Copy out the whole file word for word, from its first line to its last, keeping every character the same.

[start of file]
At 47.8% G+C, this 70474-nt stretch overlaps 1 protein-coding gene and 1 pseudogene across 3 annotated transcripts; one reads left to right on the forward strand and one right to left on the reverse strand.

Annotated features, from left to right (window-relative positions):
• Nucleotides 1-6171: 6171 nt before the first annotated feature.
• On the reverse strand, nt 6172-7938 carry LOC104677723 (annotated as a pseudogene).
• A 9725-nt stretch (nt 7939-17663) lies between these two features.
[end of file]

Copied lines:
At 47.8% G+C, this 70474-nt stretch overlaps 1 protein-coding gene and 1 pseudogene across 3 annotated transcripts; one reads left to right on the forward strand and one right to left on the reverse strand.

Annotated features, from left to right (window-relative positions):
• Nucleotides 1-6171: 6171 nt before the first annotated feature.
• On the reverse strand, nt 6172-7938 carry LOC104677723 (annotated as a pseudogene).
• A 9725-nt stretch (nt 7939-17663) lies between these two features.